North Carolina Newspapers

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Published By
THE WAYNESVILLE PRINTING CO.
Lessees
Waynesville,-N. C.
.Mam Street
Published Every Thursday
Phone Y'
SI BSCRU'TION RATES
$2.1)0
1 V"a'' 1.25
ti M' a!!'.-
. .03
:; Months .
Subscriptions payable in advance
!.,,.,, 1 at the post office at Waynesville. N'.
., -;,. nd Class Mail Matter, as provided un
,t of March 3,1879, November 20, 1914.
THURSDAY, NOVEMBER 12, 1931
WEEKLY BIBLE THOIGHT
,,, us therefore follow after the things which make
ROMANS 14:19
for peace.
Wavnesville Is Not A Two-Newspaper Town
Ai'luisiness men have known for years, there
is not enought business in Waynesville to sap
l two newspapers, the kind that people Ie-.M-rve.
Last week after Mr. Hale purchased The
llavwood News, some of the leading business
men of the city brought tog-ether the lessees of
The Mountaineer and Mr. Hale. They put it up
to the two parties that if we had any considera
tion for the future of this community that we
would work out some arrangement whereby
there would be only one paper in the field. This
was done. The News ceased publication in order
to make this possible.
The entire personnel of this newspaper, your
only news medium, both in Waynesville arid the
majority of the county, asks that you help us
make your paper better. No change in policies
will be made. No change in prices will be made
because of lack of competition. All news will be
presented in an unbiased manner. We expect to
give you the news and give it to you on time. We
ask that you help us in every way to make this
paper even better.
As the town grows this paper will grow.
It is our desire that some day, and that not very
far off, we will be in a position to give to the
people of this section a' paper several times a
week instead of once a week.
THE WAYNESVILLE MOUNTAINEER
THilWpA NOVEMBER 12,
safer than a stocking or a mattress, their mer
chants are cramped for credit, and they have
lost a place from which to borrow for business
purposes and neighborhood improvements.
"Buy-more, spend-more, eat-more campaign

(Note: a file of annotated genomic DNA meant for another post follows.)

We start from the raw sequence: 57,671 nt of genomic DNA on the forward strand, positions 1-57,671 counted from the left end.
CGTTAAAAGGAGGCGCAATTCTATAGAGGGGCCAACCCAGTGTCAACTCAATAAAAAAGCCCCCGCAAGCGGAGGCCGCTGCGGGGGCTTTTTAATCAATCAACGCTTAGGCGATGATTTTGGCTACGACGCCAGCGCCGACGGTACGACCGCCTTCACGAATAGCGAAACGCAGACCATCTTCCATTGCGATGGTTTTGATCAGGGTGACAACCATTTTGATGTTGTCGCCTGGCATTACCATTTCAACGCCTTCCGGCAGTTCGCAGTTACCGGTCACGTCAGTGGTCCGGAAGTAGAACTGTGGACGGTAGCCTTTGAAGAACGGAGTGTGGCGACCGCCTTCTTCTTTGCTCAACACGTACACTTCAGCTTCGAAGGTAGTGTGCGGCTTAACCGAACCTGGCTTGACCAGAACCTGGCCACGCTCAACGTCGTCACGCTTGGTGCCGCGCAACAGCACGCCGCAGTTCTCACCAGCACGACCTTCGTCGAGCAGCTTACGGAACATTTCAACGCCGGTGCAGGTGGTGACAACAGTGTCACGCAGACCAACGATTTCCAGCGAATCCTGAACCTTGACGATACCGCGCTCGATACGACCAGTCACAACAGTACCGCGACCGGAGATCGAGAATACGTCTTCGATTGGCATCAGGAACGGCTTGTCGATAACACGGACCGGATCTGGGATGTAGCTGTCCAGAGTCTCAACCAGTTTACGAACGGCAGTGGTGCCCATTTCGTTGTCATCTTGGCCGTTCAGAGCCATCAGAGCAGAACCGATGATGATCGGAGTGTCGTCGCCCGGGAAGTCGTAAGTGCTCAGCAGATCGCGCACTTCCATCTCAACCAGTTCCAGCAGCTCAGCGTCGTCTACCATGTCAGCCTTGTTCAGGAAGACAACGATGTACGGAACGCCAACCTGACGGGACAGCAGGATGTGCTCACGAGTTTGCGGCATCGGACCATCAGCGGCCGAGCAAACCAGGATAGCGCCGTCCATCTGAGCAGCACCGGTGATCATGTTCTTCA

are futile. But we do not buy normally in ac
cordance with our present means and a large
part of the population is subnormal in its buy
ingwe are simply perpttuating the vicious cir
cle in which we have been traveling. To paint,
to repair, to maintain and, where possible, to in
crease employment ; to buy sensibly, though not
extravagantly; in short, to live according to,
but not beyond our means, will bring about a
steady amelioration of the depression."
Just to remind you that there are only 35
shopping days left before Christmas. Which to
some folks means that this is the time of year
to stop speaking to relatives and friends.
The oldest inhabitant of Haywood Coiinty
prcbably does not remember a Fall season when
the weather was finer or the section more at
tractive that at this time. With the exception
of lack of rain, it has been an ideal season.
Visitors who have remained in this section,
following the summer season, and those who
have been passing through during the past two
months, have seen this country at its best from
the standpoint of weather and beauty.
GRINS
AND
'Lady,' said the policeman, who
had motioned her to stop, "how long
do you expect to be out?"
"What do you mean by that ques
tion?" she demanded indignantly.
"Well," he replied sarcastically,
"there are a couple of thousand other
motorists who would like to use this
street after you get through with it "
Ford C. Dan How did you break
your leg motor accident?
S. X. Coop No, I threw a cigar
ette in a manhole and stepped on it.
Couldn't move an inch;
Poor helpless bum,
He parked his Austin
On some chewing gum.
VALLE OF LOCAL NEWSPAPER
Of what value is a newspaper to its community?
A newspaper can't build a town; it can't maki 3
juod one out of a bad one; it can't make a town grovv
U can't bring factories; it can't improve the schools;
it can't rebuild ehuiches and enlarge the congregation.
It can't defeat bad candidates for office and it can't
elect good ones, at least not very often.
But a newspaper can encourage people. A newspapei
can be the eyes of and the voice of the community.' It
can waceh the trend offfi affairs; it cannot do the im
portant things other communities are doing; it can keep
the people posted and then it can lead the way.
A newspaper published by a successful man or